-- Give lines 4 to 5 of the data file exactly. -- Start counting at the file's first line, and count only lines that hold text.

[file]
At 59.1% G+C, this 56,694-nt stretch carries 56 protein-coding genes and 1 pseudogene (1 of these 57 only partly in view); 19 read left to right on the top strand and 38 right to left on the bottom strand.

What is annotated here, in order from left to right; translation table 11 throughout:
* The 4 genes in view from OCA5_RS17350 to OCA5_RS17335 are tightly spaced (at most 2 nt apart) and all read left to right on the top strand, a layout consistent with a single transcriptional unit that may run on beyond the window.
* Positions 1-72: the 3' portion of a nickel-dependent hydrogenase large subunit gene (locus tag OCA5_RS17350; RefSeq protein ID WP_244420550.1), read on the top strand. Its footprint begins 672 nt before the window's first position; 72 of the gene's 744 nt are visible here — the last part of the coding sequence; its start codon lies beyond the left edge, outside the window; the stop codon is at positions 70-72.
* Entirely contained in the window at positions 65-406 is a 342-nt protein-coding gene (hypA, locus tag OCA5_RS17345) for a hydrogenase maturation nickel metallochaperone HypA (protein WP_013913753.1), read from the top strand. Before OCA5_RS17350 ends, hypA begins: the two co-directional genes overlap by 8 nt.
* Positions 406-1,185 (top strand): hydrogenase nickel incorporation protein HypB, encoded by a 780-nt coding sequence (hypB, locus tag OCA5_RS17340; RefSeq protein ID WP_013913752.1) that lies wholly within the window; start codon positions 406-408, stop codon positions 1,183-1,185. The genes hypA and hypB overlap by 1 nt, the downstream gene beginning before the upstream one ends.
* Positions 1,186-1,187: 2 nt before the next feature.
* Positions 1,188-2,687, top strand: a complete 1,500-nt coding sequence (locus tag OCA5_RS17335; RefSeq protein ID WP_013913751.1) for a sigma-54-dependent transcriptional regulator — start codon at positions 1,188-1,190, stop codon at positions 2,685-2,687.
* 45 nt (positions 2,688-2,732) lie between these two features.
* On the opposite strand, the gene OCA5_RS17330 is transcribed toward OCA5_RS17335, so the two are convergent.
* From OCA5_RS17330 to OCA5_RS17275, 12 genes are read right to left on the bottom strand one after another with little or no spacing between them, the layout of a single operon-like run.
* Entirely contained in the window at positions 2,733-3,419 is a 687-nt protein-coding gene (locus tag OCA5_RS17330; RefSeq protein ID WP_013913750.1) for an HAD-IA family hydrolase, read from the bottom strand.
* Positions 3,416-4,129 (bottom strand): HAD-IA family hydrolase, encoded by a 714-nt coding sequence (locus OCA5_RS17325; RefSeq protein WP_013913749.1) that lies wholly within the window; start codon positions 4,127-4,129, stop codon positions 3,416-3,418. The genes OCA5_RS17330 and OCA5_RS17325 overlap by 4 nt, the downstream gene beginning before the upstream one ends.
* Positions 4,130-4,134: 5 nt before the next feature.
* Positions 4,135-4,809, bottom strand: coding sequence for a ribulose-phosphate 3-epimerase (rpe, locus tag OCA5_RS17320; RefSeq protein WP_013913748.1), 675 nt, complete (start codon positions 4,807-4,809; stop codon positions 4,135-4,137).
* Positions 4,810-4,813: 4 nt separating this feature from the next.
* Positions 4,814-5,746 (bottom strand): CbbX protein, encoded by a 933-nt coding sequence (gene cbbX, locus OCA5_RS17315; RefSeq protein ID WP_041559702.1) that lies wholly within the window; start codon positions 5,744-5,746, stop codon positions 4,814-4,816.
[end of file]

* Positions 1-72: the 3' portion of a nickel-dependent hydrogenase large subunit gene (locus tag OCA5_RS17350; RefSeq protein ID WP_244420550.1), read on the top strand. Its footprint begins 672 nt before the window's first position; 72 of the gene's 744 nt are visible here — the last part of the coding sequence; its start codon lies beyond the left edge, outside the window; the stop codon is at positions 70-72.
* Entirely contained in the window at positions 65-406 is a 342-nt protein-coding gene (hypA, locus tag OCA5_RS17345) for a hydrogenase maturation nickel metallochaperone HypA (protein WP_013913753.1), read from the top strand. Before OCA5_RS17350 ends, hypA begins: the two co-directional genes overlap by 8 nt.